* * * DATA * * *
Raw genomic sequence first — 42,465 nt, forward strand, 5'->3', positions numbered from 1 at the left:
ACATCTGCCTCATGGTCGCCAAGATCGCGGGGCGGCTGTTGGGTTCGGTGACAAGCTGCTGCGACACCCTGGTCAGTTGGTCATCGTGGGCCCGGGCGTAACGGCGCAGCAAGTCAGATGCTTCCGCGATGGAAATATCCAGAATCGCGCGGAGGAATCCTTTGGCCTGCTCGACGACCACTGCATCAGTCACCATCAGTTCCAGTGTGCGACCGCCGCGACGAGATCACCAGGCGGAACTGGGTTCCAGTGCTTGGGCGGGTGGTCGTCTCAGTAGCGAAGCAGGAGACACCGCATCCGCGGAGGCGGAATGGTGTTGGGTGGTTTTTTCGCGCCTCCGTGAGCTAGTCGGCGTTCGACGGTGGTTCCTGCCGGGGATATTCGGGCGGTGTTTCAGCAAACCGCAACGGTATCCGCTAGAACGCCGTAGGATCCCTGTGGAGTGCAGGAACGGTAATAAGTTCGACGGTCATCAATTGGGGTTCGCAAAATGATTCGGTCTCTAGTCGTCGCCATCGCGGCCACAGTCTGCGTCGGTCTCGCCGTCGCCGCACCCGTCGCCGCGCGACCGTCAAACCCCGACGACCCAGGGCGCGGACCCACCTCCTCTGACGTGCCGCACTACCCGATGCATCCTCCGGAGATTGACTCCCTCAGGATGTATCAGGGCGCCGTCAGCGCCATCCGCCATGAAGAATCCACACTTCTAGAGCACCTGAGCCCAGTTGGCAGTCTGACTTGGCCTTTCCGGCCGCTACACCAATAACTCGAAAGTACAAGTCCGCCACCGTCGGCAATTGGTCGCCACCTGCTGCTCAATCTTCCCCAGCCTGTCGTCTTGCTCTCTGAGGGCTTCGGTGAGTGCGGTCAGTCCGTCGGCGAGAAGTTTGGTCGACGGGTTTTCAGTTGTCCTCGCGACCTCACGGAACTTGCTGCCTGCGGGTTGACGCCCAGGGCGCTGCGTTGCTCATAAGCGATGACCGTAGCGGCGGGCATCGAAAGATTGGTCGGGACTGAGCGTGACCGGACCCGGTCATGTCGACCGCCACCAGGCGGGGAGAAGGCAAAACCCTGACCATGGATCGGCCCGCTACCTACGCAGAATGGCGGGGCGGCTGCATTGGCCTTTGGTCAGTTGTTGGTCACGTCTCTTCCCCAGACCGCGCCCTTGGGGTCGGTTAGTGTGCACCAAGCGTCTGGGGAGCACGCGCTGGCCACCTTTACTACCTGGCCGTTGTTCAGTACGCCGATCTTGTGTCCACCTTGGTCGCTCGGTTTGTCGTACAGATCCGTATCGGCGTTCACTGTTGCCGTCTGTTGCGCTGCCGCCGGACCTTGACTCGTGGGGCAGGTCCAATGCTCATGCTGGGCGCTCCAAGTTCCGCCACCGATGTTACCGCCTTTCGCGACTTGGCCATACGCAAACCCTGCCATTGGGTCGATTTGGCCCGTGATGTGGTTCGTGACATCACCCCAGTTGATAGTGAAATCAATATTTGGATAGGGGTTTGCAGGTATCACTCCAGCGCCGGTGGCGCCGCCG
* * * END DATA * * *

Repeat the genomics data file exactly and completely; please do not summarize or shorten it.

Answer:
Raw genomic sequence first — 42,465 nt, forward strand, 5'->3', positions numbered from 1 at the left:
ACATCTGCCTCATGGTCGCCAAGATCGCGGGGCGGCTGTTGGGTTCGGTGACAAGCTGCTGCGACACCCTGGTCAGTTGGTCATCGTGGGCCCGGGCGTAACGGCGCAGCAAGTCAGATGCTTCCGCGATGGAAATATCCAGAATCGCGCGGAGGAATCCTTTGGCCTGCTCGACGACCACTGCATCAGTCACCATCAGTTCCAGTGTGCGACCGCCGCGACGAGATCACCAGGCGGAACTGGGTTCCAGTGCTTGGGCGGGTGGTCGTCTCAGTAGCGAAGCAGGAGACACCGCATCCGCGGAGGCGGAATGGTGTTGGGTGGTTTTTTCGCGCCTCCGTGAGCTAGTCGGCGTTCGACGGTGGTTCCTGCCGGGGATATTCGGGCGGTGTTTCAGCAAACCGCAACGGTATCCGCTAGAACGCCGTAGGATCCCTGTGGAGTGCAGGAACGGTAATAAGTTCGACGGTCATCAATTGGGGTTCGCAAAATGATTCGGTCTCTAGTCGTCGCCATCGCGGCCACAGTCTGCGTCGGTCTCGCCGTCGCCGCACCCGTCGCCGCGCGACCGTCAAACCCCGACGACCCAGGGCGCGGACCCACCTCCTCTGACGTGCCGCACTACCCGATGCATCCTCCGGAGATTGACTCCCTCAGGATGTATCAGGGCGCCGTCAGCGCCATCCGCCATGAAGAATCCACACTTCTAGAGCACCTGAGCCCAGTTGGCAGTCTGACTTGGCCTTTCCGGCCGCTACACCAATAACTCGAAAGTACAAGTCCGCCACCGTCGGCAATTGGTCGCCACCTGCTGCTCAATCTTCCCCAGCCTGTCGTCTTGCTCTCTGAGGGCTTCGGTGAGTGCGGTCAGTCCGTCGGCGAGAAGTTTGGTCGACGGGTTTTCAGTTGTCCTCGCGACCTCACGGAACTTGCTGCCTGCGGGTTGACGCCCAGGGCGCTGCGTTGCTCATAAGCGATGACCGTAGCGGCGGGCATCGAAAGATTGGTCGGGACTGAGCGTGACCGGACCCGGTCATGTCGACCGCCACCAGGCGGGGAGAAGGCAAAACCCTGACCATGGATCGGCCCGCTACCTACGCAGAATGGCGGGGCGGCTGCATTGGCCTTTGGTCAGTTGTTGGTCACGTCTCTTCCCCAGACCGCGCCCTTGGGGTCGGTTAGTGTGCACCAAGCGTCTGGGGAGCACGCGCTGGCCACCTTTACTACCTGGCCGTTGTTCAGTACGCCGATCTTGTGTCCACCTTGGTCGCTCGGTTTGTCGTACAGATCCGTATCGGCGTTCACTGTTGCCGTCTGTTGCGCTGCCGCCGGACCTTGACTCGTGGGGCAGGTCCAATGCTCATGCTGGGCGCTCCAAGTTCCGCCACCGATGTTACCGCCTTTCGCGACTTGGCCATACGCAAACCCTGCCATTGGGTCGATTTGGCCCGTGATGTGGTTCGTGACATCACCCCAGTTGATAGTGAAATCAATATTTGGATAGGGGTTTGCAGGTATCACTCCAGCGCCGGTGGCGCCGCCG